Appellant, when confronted with his first oral statement, then reduced to writing, stated he would not sign the statement until he had seen a lawyer. He had not prior to that time indicated a desire to see an attorney. All questioning ceased at that time and appellant was returned to another part of the police station. About 30 minutes later, another officer came to the police station to interrogate appellant about another crime involving theft of weapons. The second interrogator was not aware of the earlier interrogation or that appellant had mentioned an attorney. Appellant was given yet another full Miranda warning, admitted he was aware that the waiver form he executed stated he was entitled to an attorney, but made no mention of having asked for an attorney prior to signing the first statement. He stated to the second officer that he did not want an attorney but wanted to tell a straight story. Under these facts, appellant, having adequately been warned of his rights to remain silent and to have counsel, consciously waived these rights. Terrell v. State, 124 Ga. App. 117 (183 SE2d 24)
. This enumeration is without merit.
4. In his fifth enumeration of error, appellant asserts prejudicial injection of his character into the trial proceeding by references to a "stash" car and a reference to the intent by one of the occupants of the trailer, not a co-indictee, to steal a car after the robbery, followed by a trip to Gainesville by the three co-indictees, and a subsequent: "bust" of all three. The state offered this evidence to establish the circumstances of an existing conspiracy, both to show its inception prior to a robbery and a continuing common endeavor even after the robbery.
As to any implication that appellant was involved in other crimes, his statement as well as corroborative evidence offered by the state did not indicate, except by the sheerest of speculation, that a "stash" car was anything more than a place to store weapons. One could speculate the weapons were stolen or unregistered but a similar speculation is possible regardless of the storage place of such guns. Though the Jackson-Denno hearings disclosed the shotguns were indeed stolen, this information never came to the attention of the jury. The statement that one of the occupants of the trailer (not an indictee in this case) wanted to steal a car in Gainesville, and subsequently the three co-indictees, not including the one who wanted to steal a car, went to Gainesville and were arrested there, does not, except by speculation, indicate that appellant was a part of any plan to steal a car, nor is there any evidence that a car was stolen. Again the Jackson-Denno hearings reflected the arrest in Gainesville was for the theft of a battery, an offense totally unrelated to the offense charged. This information was never brought to the attention of the jury. If there was harm in these references, it is not apparent.
5. In the sixth enumeration, appellant contends that the evidence demanded a reduction in the charge from armed robbery to theft by taking. His principal argument is that the gas pumped into the car was not taken by force or violence and was not taken from the person or presence of the victim, thus the evidence could only support a theft by taking.
The "taking" of the $7.40 of gasoline in this case did not occur until the victim, expecting payment, was ordered by one of the indictees, while looking into the end of a shotgun barrel, to forgo any idea of collecting the money due for the gasoline. Furthermore, the evidence is clear that the gasoline was under the charge and control of the attendant. The taking of the gasoline occurred on the premises for which he was responsible. Such fact also warrants the conclusion the gasoline was taken "in his presence." Welch v. State, 235 Ga. 243 (219 SE2d 151)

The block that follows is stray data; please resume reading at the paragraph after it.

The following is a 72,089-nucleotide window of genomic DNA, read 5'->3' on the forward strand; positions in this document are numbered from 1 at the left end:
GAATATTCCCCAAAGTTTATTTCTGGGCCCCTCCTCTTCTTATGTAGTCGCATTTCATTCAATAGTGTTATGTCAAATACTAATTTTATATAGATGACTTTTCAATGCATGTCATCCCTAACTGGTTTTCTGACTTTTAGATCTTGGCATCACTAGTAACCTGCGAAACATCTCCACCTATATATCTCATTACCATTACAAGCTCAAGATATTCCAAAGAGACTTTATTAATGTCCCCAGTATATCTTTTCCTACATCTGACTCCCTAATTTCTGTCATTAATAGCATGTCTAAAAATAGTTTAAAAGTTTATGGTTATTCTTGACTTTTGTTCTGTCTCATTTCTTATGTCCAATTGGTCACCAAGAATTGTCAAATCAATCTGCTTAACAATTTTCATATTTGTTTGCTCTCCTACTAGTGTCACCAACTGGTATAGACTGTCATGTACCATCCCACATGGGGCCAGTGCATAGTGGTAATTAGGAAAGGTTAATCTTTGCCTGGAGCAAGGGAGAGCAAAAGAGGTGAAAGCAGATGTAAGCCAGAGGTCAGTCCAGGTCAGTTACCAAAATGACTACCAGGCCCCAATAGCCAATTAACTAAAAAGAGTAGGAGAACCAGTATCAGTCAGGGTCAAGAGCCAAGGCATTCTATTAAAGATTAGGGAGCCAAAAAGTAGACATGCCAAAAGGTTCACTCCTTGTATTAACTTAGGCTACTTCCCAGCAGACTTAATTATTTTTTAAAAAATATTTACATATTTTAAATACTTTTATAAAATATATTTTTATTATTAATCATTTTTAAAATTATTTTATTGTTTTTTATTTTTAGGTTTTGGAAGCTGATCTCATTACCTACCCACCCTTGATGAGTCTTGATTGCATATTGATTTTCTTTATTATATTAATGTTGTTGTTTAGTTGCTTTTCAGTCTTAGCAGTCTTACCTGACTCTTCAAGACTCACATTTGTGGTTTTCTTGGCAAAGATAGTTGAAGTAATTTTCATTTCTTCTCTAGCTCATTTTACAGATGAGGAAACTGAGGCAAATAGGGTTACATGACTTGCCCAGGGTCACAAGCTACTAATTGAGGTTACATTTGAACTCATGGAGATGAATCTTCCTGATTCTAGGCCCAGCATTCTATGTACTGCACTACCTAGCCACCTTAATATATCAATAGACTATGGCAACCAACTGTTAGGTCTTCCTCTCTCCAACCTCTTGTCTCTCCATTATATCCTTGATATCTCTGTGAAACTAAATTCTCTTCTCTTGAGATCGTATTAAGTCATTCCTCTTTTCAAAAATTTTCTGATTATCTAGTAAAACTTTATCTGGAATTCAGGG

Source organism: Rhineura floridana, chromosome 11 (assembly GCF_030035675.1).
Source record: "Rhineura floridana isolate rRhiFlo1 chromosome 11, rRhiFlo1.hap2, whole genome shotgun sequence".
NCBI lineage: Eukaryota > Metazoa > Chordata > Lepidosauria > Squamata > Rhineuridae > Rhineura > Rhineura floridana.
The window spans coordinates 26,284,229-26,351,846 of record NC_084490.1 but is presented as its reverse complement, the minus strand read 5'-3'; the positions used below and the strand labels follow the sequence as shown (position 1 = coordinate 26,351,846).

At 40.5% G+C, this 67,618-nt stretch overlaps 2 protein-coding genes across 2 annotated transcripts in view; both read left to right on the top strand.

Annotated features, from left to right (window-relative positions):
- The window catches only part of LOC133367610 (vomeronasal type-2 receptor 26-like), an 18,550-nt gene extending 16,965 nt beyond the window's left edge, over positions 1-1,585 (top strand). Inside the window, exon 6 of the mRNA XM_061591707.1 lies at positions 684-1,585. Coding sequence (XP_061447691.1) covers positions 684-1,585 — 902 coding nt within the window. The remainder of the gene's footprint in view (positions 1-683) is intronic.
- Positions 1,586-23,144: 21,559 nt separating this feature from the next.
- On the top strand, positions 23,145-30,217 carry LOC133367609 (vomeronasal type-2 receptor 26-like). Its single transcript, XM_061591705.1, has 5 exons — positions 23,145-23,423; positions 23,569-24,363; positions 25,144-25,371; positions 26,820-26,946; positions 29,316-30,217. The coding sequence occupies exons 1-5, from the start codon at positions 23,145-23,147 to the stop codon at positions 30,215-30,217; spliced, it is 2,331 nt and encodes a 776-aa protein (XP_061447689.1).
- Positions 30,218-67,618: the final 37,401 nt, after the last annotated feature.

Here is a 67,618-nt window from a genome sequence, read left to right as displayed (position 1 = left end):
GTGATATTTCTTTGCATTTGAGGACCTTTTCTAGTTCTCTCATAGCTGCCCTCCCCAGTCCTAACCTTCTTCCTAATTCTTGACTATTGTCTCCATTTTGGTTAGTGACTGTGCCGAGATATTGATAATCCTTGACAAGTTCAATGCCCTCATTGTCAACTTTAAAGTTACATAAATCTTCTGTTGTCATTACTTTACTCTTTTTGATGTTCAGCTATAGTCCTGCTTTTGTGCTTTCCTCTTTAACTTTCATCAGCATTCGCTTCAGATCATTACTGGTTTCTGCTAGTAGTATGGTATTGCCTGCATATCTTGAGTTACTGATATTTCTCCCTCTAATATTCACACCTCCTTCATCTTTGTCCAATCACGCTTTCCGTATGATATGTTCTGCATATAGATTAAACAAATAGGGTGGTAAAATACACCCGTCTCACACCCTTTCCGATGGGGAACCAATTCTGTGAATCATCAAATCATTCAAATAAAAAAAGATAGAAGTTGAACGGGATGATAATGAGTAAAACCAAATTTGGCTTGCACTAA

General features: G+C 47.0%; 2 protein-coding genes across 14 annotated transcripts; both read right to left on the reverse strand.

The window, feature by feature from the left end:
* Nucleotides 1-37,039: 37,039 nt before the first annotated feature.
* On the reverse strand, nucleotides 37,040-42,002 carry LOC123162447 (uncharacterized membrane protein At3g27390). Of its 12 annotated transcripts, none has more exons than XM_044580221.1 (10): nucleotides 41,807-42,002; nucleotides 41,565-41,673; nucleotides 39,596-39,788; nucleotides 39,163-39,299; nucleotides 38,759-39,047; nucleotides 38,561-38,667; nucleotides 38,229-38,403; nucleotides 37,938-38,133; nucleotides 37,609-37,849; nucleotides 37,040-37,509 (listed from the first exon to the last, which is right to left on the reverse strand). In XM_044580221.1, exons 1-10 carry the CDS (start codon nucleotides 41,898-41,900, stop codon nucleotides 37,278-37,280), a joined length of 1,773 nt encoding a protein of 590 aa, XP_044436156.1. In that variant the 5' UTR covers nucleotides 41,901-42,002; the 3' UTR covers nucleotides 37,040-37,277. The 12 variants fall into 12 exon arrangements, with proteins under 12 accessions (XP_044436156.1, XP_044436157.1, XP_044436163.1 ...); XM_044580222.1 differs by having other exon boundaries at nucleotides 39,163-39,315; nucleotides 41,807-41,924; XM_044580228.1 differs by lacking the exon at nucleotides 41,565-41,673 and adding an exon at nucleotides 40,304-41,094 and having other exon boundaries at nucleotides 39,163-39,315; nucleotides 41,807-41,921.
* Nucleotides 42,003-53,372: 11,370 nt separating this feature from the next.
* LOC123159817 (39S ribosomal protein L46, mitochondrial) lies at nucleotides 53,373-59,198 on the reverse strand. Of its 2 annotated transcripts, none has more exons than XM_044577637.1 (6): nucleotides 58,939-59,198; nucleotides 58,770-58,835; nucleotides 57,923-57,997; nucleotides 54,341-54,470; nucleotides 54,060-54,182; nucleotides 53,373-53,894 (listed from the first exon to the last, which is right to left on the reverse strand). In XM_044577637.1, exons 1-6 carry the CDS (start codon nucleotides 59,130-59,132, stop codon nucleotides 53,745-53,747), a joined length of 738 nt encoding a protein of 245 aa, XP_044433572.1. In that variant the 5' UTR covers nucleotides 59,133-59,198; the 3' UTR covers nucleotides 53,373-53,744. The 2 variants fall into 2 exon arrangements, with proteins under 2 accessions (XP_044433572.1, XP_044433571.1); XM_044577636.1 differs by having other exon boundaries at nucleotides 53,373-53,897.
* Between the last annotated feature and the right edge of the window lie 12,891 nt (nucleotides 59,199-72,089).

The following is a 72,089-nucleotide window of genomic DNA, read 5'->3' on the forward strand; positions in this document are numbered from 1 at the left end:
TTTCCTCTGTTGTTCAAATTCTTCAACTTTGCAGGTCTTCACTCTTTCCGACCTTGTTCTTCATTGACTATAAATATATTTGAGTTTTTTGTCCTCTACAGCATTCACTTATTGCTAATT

6. Enumerations 7, 8 and 9 all complain of the trial judge's refusal to give requested instructions. These requests included a charge on theft by receiving stolen property, theft by taking and attempted armed robbery. Appellant alleged in a statement given to the police officer that he did not knowingly or willingly participate in the robbery by intimidation. He also alleged at trial that the evidence failed to show a taking by force and from the presence of the service station attendant. He admitted, however, that gasoline had been wrongfully taken while he was present at the service station. He contends that this posture of the evidence gives rise to the lesser offenses of theft by receiving and theft by taking.
Divisions 1, 2 and 5 hold that the evidence supports a determination that appellant was a knowing and conscious participant in a robbery by intimidation. Moreover, his extrajudicial statements assert he was a mere bystander and innocent of any crime. Nothing of value was taken except the gasoline and appellant contended he was not an active party to that crime. Such a posture of evidence does not place in issue the lesser offenses of theft by taking or theft by receiving. There being no issue raised, there was no error in refusing those instructions. Sims v. State, 203 Ga. 668 (47 SE2d 862); Booker v. State, 28 Ga. App. 118 (110 SE 338).
As to the last request for an instruction on attempt, appellant bases this request on what appeared to be an unsuccessful attempt to rifle the cash register. Appellant was not charged with an attempt to empty the cash register but with using a shotgun to avoid payment for the gasoline. The evidence established that the offense charged was consummated, thus eliminating the necessity to charge upon lesser offenses. Robinson v. State, 84 Ga. 674 (11 SE 544). We find no error in the trial court's refusal to give the requested charges.
Jeff C. Wayne, District Attorney, Roland H. Stroberg, Assistant District Attorney, for appellee.